- Stop after each helping of food and consider if I’m really hungry for more (that one sucks. I like large helpings, and many of them)
- Get off my ass and do stuff – running, cycling, push ups, squash – whatever gets me moving
It was tough to begin with, but then again. With the amount of weight I had piled on, results came quickly. I started weighing myself every day to keep track, jotting the numbers into a text file at first, then a spread sheet, and then I discovered an app.
I noticed that data really kept me going. Measurable results, numbers moving in the right direction, graphs, charts. So I thought “there must be an app for that”. A quick search led me to Weightbot. A simple app that helped me keep track of my current weight, weight loss, and gave me a projection of the time remaining based on the overall trend. It rocks. Below are a few screen shots that tell the story. I wasn’t sure whether or not to post them, cause they have the actual, embarrasing numbers in them, but what the hell. Nobody reads my blog anymore anyway
After a few (5 actually) months of mainly looking at my dieting habits, and playing the occasional game of squash, I decided it was time to add physical activity to the mix. Once again, I took to tracking for motivation. Danish start up Endomondo are a very solid service, when it comes to tracking workouts, and it was versatile enough so that back when I still considered going for a walk or riding my bike to work “working out”, I could track those activities too. I later found that a baseline idea of my daily level of activity via my Fuelband (more on that later) and an app for running, is really all I need now, but I’ll get back to that.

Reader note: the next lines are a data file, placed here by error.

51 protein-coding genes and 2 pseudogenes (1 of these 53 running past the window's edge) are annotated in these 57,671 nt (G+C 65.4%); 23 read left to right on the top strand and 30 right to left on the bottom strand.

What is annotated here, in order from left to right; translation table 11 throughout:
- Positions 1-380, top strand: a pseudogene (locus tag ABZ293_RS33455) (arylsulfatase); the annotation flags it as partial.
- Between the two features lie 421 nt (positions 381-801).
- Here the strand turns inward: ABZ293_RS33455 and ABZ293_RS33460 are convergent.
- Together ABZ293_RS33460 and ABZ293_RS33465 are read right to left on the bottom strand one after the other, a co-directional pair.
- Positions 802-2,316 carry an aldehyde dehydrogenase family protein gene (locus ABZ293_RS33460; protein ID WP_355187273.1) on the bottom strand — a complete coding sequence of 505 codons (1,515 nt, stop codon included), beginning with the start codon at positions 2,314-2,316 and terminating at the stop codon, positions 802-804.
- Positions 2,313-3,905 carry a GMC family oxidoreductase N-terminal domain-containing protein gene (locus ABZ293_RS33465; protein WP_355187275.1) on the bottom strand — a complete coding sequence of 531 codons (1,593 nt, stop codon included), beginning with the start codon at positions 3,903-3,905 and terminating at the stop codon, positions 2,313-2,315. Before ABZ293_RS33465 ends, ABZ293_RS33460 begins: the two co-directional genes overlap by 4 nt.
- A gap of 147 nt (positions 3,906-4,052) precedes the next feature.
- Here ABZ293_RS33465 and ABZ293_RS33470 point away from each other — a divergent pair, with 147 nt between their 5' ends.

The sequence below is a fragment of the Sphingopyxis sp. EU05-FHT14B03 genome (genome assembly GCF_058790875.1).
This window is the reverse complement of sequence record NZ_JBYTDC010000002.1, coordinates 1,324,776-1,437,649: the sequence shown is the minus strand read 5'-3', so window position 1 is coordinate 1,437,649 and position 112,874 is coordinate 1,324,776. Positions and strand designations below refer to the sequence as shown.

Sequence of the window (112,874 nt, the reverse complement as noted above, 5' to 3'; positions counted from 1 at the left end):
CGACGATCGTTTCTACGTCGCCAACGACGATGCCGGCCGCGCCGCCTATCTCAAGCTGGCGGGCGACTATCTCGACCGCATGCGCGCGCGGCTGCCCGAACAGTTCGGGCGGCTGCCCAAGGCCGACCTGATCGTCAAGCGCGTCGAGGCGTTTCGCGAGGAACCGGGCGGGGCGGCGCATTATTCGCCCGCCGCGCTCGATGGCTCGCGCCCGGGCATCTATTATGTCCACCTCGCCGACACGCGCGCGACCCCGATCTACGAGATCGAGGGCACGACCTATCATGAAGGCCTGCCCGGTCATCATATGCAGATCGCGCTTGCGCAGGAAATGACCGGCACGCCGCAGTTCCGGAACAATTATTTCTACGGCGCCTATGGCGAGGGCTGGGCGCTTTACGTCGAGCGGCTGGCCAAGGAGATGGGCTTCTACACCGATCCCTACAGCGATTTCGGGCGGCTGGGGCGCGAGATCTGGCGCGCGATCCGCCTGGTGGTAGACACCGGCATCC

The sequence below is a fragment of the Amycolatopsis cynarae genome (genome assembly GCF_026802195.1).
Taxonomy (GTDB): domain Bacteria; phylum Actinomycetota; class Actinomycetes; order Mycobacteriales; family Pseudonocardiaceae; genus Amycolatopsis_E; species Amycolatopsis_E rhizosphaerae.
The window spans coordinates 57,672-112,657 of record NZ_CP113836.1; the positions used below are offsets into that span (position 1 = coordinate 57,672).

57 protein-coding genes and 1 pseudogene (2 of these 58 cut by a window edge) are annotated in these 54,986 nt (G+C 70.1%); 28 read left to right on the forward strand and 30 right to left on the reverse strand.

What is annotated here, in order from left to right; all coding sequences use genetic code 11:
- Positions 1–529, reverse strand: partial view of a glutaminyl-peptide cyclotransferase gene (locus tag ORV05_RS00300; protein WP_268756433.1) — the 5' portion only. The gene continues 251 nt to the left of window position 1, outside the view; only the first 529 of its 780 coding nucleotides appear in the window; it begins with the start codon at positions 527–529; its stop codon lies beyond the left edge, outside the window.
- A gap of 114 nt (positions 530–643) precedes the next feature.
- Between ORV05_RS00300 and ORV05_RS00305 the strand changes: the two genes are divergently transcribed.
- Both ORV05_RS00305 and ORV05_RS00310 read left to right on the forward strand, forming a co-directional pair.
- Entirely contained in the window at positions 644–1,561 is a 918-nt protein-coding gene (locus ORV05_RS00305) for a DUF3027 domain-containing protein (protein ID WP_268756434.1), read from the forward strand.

Getting a sense of how often I did something out of the ordinary in terms of activity was super helpful. Comparing my activity tracking to my declining weight graph even more so.
100 Push Ups
I’ve always been a bit of a weakling, so I figured I would start doing some push ups to try and build a bit of upper body strength.
Drawing on my experience from the running – knowing how motivated I got from merely tracking the activity – I found the 100 push ups app, and started a 6 week long program, going from a total of 25 push ups pr. session to my current total of 145. A level I aim at maintaining.
Somewhere along the line, I started reading Velocity by Stefan Olander (Nike) and Ajaz Ahmed (AKQA), and while I like the book, I have also come to realize that it is in fact one long ad for the Nike+ Fuelband – a product developed by Nike and marketed by AKQA (I am also pretty sure that the release date of the book and the subsequent interviews and articles were all part of the master plan that led to the sale of AKQA, but that’s a completely different story).
The Fuelband is the recurring example that the authors mention when explaining their “Seven New Laws for a World Gone Digital” It encapsulates the ideas of using products as marketing, moving away from traditional channels and breaking down boundaries and silos. And after reading the book, I had a hard time seeing how I could avoid buying one.
By the way, Velocity is a good read. It tells the same story as countless other books on social software and digital in general. Only it is written by people with an actual – and impressive track record. Mind you, it will leave you wanting a Fuelband.
This is how Nike present their fuelband themselves: